With Wimbledon, most of the things are down to tradition which puts it apart from the rest of the three Grand Slam tournaments in the year. It could be the all-white playing attire, blue and purple theme, strawberries and cream, the Royal box, the queuing and the tents outside SW19. Besides them, another aspect that puts Wimbledon apart is the tradition of not playing on the first Sunday. With a day’s break in between, the matches for the fourth round are all packed on one day which is suitably referred to as ‘Manic Monday’. The day can easily be considered as the biggest day in the Championship with the tournament at its halfway stage and lots of story lines unfolding. It brings together big guns taking on players who are making a comeback from injury or promising newcomers looking to make their mark further having already done a good job in the first three matches. There is a strong possibility that a future champion or upset of the Championships can come on this day – Day 7 at Wimbledon.
“It’s unlike other grand slams. Wimbledon is very unique because it’s not played on middle Sunday. So Monday is a big day for all the players, both men and women,” said World No 1 Novak Djokovic. “It is even more so for the tournament and fans. It’s one of the days where you can get probably the most quality matches, both singles and doubles, men and women, that you can have throughout the entire tournament,” said the Serb, a three-times Wimbledon winner.
Tomas Berdych reckoned fans who have tickets for Monday’s play have chosen carefully. “I would say it’s the best day of tennis that you can see. I think if anybody asked me for a day that they want to go to the tennis, I would say the second Monday of the Wimbledon, because you see men’s, women’s, you see last 16. So you see a lot of matches so you can also go to the ground courts and you’re still going to see a great match up. I think it’s the best day in tennis,” he said.
Stepping away from the impending noise of Mondya, Bulgaria’s Grigor Dimitrov relished the calm and quiet of Sunday. “Everything is so calm. It’s just us, the players. All you can hear is the hitting of the ball. You can just hear how the ball sits on the strings. You just hear that. Honestly, it’s a pretty special feeling. It puts a huge smile on my face,” he said.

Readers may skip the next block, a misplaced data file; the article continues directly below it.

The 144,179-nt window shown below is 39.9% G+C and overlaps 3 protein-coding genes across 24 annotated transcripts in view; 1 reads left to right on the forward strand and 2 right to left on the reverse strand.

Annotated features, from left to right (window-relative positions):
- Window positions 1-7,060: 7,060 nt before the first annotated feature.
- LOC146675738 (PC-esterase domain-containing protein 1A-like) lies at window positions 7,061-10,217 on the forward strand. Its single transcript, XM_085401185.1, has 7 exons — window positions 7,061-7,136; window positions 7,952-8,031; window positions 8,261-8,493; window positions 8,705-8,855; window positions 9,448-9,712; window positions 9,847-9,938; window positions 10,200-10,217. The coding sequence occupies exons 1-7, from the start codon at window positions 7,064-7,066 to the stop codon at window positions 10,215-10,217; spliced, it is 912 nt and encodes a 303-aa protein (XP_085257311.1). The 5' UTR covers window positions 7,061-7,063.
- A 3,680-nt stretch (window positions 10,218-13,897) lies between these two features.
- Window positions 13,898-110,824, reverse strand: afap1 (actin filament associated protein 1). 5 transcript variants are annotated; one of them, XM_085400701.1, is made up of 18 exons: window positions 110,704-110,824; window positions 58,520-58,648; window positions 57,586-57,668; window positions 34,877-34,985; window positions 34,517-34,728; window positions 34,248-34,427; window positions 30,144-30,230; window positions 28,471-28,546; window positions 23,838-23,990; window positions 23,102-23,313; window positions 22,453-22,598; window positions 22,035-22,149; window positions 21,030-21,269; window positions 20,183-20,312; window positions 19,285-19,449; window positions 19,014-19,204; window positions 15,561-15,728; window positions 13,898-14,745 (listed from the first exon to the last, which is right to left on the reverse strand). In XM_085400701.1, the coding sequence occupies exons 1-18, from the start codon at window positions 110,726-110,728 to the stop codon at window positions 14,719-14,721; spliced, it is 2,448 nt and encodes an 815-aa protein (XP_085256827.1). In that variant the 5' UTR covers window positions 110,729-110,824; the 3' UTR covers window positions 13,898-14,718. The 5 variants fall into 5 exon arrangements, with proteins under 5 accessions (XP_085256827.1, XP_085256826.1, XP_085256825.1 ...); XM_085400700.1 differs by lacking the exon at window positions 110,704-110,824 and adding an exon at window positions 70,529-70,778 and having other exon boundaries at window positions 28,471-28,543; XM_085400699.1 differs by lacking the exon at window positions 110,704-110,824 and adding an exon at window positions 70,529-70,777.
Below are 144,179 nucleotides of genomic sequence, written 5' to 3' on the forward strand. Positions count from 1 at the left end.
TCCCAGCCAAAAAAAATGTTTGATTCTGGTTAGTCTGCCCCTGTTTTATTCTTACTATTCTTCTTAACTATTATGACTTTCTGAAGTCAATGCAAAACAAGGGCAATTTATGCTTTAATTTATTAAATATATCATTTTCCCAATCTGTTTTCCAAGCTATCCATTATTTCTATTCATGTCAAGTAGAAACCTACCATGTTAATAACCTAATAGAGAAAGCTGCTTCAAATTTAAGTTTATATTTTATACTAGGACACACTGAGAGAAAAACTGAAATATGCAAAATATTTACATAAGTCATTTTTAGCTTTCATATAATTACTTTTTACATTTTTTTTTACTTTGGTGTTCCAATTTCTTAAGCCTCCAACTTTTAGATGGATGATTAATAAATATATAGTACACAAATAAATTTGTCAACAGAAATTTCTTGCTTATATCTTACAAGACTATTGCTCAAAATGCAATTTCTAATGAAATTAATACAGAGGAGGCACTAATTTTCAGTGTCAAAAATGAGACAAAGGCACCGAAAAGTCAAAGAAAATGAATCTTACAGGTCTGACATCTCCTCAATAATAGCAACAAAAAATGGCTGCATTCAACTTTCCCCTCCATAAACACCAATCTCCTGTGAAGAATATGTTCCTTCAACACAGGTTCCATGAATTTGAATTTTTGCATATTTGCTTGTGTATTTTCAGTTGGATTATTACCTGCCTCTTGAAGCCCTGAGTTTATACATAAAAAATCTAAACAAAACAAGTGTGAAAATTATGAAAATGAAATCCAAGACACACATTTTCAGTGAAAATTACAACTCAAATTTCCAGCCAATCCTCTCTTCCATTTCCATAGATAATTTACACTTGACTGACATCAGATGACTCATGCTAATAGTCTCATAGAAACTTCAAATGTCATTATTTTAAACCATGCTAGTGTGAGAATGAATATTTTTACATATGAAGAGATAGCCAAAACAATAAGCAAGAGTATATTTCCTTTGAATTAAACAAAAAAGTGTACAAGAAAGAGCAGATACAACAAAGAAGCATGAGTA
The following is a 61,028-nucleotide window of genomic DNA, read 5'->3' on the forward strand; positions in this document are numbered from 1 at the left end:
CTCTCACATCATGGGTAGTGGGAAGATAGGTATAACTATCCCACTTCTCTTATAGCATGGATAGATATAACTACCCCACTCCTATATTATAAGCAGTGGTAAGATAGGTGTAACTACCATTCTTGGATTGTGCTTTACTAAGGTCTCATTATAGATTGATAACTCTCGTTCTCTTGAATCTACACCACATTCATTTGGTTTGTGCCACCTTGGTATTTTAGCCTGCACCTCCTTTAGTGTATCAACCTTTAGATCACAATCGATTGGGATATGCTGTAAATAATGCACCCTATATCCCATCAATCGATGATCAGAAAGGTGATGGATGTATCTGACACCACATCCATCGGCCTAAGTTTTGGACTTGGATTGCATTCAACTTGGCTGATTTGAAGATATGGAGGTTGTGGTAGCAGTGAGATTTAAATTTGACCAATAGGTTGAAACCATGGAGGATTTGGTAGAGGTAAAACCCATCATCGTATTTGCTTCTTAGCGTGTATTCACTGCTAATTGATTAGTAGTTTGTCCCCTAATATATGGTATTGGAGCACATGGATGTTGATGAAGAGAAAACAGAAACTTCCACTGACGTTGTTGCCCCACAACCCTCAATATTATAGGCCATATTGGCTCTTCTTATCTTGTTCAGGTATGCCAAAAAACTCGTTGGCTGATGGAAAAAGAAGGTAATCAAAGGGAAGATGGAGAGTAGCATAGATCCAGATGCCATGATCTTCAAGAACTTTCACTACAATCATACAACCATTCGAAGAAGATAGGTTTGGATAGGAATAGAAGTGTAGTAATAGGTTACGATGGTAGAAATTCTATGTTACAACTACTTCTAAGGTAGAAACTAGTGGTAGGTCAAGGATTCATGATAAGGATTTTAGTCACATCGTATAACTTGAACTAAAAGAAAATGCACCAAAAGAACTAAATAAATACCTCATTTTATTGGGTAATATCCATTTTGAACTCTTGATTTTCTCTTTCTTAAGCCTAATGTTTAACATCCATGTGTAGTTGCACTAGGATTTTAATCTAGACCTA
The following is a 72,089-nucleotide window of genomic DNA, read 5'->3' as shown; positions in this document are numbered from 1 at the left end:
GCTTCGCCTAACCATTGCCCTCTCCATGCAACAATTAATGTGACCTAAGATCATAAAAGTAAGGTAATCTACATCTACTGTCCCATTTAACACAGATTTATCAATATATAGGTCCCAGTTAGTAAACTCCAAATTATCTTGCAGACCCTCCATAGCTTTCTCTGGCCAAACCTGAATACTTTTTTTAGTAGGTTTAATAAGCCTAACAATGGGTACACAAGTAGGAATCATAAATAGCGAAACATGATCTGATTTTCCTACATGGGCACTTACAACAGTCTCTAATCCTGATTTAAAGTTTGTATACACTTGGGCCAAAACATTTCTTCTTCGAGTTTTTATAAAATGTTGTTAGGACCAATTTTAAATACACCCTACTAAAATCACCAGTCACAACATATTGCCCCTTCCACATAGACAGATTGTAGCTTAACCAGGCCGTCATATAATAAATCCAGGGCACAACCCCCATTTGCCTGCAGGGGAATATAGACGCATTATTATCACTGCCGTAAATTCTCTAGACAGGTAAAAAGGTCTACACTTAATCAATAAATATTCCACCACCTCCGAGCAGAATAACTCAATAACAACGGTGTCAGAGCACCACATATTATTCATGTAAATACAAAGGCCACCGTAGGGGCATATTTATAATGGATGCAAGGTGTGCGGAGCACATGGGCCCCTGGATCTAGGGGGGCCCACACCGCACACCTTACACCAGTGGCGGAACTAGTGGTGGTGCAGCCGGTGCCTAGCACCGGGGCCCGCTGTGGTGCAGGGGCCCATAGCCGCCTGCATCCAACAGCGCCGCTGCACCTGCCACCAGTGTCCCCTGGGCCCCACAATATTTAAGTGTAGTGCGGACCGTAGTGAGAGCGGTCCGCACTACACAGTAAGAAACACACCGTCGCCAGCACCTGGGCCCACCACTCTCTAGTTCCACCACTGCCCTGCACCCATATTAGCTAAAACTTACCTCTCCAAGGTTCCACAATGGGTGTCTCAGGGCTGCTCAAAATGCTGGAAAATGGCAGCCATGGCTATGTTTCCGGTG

So it comes down to this. 16 matches, every fourth round match in a single day and packed courts all around the park. So on Monday, men and women with 64 Grand Slam titles between them, will step up on court and try to keep their journey going to win one of the biggest Grand Slams on offer.
On the men’s side, the so called ‘Big 4’ of Andy Murray, Djokovic, Roger Federer and Rafael Nadal will take court for just the second time in six years. They’ve been in dominant form so far in the first week with just one set lost between them (Murray dropped the second set to Fabio Fognini). 12 of the sixteen men left in the men’s draw are over 28 years old with Alexander Zverev – at 20 years old – the youngest of the lot.
Things on the women’s side are more varied as far as the age barometer is concerned. Venus Williams, at 37, is the oldest woman left in the women’s draw and as she chases a sixth Wimbledon title, she is also the only former winner left in the fray. Up against her is Ana Konjuh who is nicknamed ‘baby Serena’ – who also happens to Venus’ younger sister. It would put the Croatian at a disadvantage that she plays not only a veteran of the tour but a woman who last lost to a teenager 13 years back.
Things are on the line as far as the World No 1 ranking is concerned on both sides of the tour but it is hotter on the women’s side. If Angelique Kerber, who plays Garbine Muguruza, loses, her top ranking goes away with her with multiple women interested in taking over.
Speaking of the aforementioned category of players returning to the tour, Victoria Azarenka fits the bill as she continues her comeback since giving birth to son Leo in November. She will give Simona Halep, who will create a record of staying inside the top-10 in WTA rankings when Wimbledon comes to a close, a run for her money. But the Romanian Halep would much rather have the No 1 and the title come Saturday.
Order of Play and scheduling debate
More often than not, the debate in tennis away from the court surrounds the order of play. Fans express displeasure at how players are scheduled to feature on court. But this time, the rage from journalists and fans alike revolves around the displeasure with the organisers over keeping Venus vs Konjuh first up on Center Court. Meanwhile a contest of Angelique Kerber and Garbine Muguruza – two women with three Grand Slams between them – has been reduced to Court 2. Second on Court 2 is Azarenka vs Halep in what is expected to be a cracker of a contest.
The British hope of Murray and ‘Royalty’ in Federer have both been kept on Center Court with four men’s matches kept on the bigger courts in Center and Court 1. Nadal and Djokovic are second and third on Court 1.
CENTER COURT: Konjuh vs Venus, Murray vs Benoit Paire, Dimitrov vs Federer
Court 1: Johanna Konta vs Caroline Garcia, Nadal vs Gilles Muller, Adrian Mannarino vs Djokovic
Court 2: Kerber vs Muguruza, Halep vs Azarenka
Court 3: Agnieszka Radwanska vs Svetlana Kuznetsova, CoCo Vandeweghe vs Caroline Wozniacki, Dominic Thiem vs Berdych
Court 12: Jelena Ostapenko vs Elina Svitolina, Roberto Bautista Agut vs Marin Cilic
Court 18: Magdalena Rybarikova vs Petra Martic, Sam Querrey vs Kevin Anderson.